Spall are flakes of a material that are broken off a larger solid body, caused by projectile impact. In anti-tank warfare, spalling through mechanical stress of round impacts on target is an intended effect in ammunition design. The resulting spall is dangerous to crew and equipment, and may result in a partial or complete disablement of a vehicle and/or its crew. Many AFVs are equipped with "spall liners" inside their armor for additional crew protection. (Wikipedia, paraphrased)
Kevlar is a common composite material used in the west as „spall liners“. Kevlar offer less resistance to AP shot compared to Fiberglas but comparable figures for APFSDS and HEAT. Not as good as Steltexolites but lighter at just ¾ of the density, it’s a good solution as a spall liner. The effect of spall is like a ‘small grenade’ going off inside the AFV, with the addition of spall liners this is reduced to a ‘shot gun blast’ [50% reduction in particles and blast cone]. Newer materials like ‘Spectra Shield’ and ‘Dyneema’ achieve the same effect but at 2/3 the weight of Kevlar. Dyneema is of note as being the liner in German AFVs, and has comparable resistance to Fiberglas at 1/3 the density.(Armor Technology, Paul Lakowski)
In Steel Beasts, spall liners are factored into the damage model of the various vehicles that are equipped with them. This is important to keep into consideration, since these vehicles will be harder to kill by design. Spall liners essentially minimize the effects of spall which, in its current representation in the simulation, greatly reduces the chance of indirect crew damages. This means that penetrating hits on vehicles with spall liners will have much lower probabilities of indirect crew damages (direct damage to the actual crew members are unchanged) from spall, as opposed to vehicles that do not have spall liners.
- Indirect crew damage is defined crew damages suffered from penetrating hits on target where the round does not physically pass through the crew member.
- Vehicle "kills" in Steel Beasts can occur from several different causes. The most common "kill" occurs when all the crew members of the vehicle are eliminated. Crew members are most commonly eliminated by indirect crew damage from spall effects following a penetrating hit, and through the direct impact on crew members themselves of course. The other way a vehicle "kill" occurs is through a catastrophic fire or ammunition explosion. Since spalling effects are reduced on vehicles with spall liners, more hits are required to disable the other crew members indirectly, or they must be directly disabled. Of course a kill through a catastrophic fire or ammunition explosion makes spall liners irrelevant.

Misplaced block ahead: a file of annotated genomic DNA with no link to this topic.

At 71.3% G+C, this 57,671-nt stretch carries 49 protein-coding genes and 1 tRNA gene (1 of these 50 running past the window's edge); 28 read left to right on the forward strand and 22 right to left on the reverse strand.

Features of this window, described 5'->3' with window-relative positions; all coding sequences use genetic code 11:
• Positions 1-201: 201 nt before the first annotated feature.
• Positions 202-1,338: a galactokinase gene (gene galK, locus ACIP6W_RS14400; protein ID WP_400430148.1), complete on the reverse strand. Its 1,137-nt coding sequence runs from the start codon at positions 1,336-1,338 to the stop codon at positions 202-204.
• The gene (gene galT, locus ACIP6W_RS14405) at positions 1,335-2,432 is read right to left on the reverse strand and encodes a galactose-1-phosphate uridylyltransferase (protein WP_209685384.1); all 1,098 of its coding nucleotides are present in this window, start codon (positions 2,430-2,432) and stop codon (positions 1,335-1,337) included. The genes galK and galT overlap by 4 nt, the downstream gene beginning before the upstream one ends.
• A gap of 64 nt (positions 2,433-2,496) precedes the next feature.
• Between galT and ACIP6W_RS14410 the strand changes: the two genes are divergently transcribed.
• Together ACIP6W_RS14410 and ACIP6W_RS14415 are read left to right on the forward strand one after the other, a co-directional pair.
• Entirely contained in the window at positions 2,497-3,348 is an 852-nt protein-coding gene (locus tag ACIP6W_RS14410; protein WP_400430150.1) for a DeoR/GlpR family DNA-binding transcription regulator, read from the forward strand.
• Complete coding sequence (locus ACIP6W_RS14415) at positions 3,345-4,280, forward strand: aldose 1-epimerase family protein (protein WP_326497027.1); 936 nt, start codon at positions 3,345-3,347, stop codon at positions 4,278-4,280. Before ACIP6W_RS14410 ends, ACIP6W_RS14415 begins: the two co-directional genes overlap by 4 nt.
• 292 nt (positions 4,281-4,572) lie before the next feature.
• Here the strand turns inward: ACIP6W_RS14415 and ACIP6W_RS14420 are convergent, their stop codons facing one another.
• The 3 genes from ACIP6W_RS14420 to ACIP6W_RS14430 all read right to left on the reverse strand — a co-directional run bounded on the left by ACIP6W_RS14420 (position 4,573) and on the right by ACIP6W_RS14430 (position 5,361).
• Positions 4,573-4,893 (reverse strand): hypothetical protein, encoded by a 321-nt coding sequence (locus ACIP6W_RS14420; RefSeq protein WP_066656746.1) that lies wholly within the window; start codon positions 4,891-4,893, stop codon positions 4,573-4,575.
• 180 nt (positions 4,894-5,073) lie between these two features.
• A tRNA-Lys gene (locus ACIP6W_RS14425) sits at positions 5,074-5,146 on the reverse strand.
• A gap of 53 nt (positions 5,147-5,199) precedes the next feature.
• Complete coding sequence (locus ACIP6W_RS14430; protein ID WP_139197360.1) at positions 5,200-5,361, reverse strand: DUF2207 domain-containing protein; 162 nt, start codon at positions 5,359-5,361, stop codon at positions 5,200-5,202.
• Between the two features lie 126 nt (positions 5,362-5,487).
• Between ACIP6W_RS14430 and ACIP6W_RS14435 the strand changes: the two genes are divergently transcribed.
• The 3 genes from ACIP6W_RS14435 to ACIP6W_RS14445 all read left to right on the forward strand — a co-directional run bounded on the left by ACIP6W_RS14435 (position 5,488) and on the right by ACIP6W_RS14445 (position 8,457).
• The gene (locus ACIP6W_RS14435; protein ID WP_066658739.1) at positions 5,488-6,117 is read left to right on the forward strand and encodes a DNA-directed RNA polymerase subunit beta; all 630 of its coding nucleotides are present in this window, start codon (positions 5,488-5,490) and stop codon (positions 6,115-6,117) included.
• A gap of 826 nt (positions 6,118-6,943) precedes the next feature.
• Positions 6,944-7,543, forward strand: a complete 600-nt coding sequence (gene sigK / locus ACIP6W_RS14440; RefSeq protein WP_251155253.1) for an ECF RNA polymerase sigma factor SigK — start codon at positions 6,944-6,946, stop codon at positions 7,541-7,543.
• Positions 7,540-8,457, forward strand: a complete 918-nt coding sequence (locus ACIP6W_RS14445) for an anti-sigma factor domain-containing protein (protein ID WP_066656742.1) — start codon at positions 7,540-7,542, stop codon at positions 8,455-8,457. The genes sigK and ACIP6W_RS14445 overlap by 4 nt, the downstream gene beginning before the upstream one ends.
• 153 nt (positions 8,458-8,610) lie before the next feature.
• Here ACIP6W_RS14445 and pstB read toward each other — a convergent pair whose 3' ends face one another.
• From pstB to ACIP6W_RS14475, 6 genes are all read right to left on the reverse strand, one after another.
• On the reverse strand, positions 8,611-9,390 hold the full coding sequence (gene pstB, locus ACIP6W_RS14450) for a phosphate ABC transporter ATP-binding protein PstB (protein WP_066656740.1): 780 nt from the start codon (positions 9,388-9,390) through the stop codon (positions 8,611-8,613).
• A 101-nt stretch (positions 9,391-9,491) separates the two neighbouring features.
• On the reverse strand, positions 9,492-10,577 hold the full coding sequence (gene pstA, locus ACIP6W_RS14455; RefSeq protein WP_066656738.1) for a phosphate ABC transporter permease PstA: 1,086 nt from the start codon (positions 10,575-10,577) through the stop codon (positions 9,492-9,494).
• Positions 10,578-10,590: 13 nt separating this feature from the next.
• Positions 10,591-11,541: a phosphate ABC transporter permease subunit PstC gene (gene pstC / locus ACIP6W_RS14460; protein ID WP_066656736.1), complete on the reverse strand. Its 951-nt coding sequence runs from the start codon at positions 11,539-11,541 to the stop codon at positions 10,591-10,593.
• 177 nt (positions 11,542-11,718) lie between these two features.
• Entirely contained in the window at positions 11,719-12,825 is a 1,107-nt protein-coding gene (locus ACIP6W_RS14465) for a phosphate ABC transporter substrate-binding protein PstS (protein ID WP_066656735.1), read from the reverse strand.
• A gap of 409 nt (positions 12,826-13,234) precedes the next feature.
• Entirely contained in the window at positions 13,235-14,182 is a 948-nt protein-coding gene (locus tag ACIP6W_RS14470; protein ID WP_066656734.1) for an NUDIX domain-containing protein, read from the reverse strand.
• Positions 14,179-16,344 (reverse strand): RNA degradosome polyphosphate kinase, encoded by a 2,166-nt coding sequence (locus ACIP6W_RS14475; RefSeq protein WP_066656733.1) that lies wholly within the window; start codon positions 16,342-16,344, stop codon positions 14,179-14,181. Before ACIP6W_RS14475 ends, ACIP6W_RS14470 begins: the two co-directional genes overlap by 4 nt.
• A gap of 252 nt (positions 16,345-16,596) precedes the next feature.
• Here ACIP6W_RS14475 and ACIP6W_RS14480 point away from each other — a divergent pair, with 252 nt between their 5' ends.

The damage model in Steel Beasts is detailed enough that spall liners are actually present on individual surfaces, meaning that just because a vehicle has spall liners does not mean they are present over every inner surface on the model. On vehicles equipped with spall liners, the typical surfaces that do not have them are roof, hull belly, mantlet, ammo door(s), and inner engine wall(s) (which also act as a crew compartment wall). Of course this is not always the case, but the point here is that vehicle models which are equipped with spall liners do take into account where they are specifically located; they are not simply placed on every surface of the interior.
SB vehicles equipped with spall liners
Current vehicles in Steel Beasts that are equipped with spall liners (see specific vehicle pages for any specific spall liner related notes):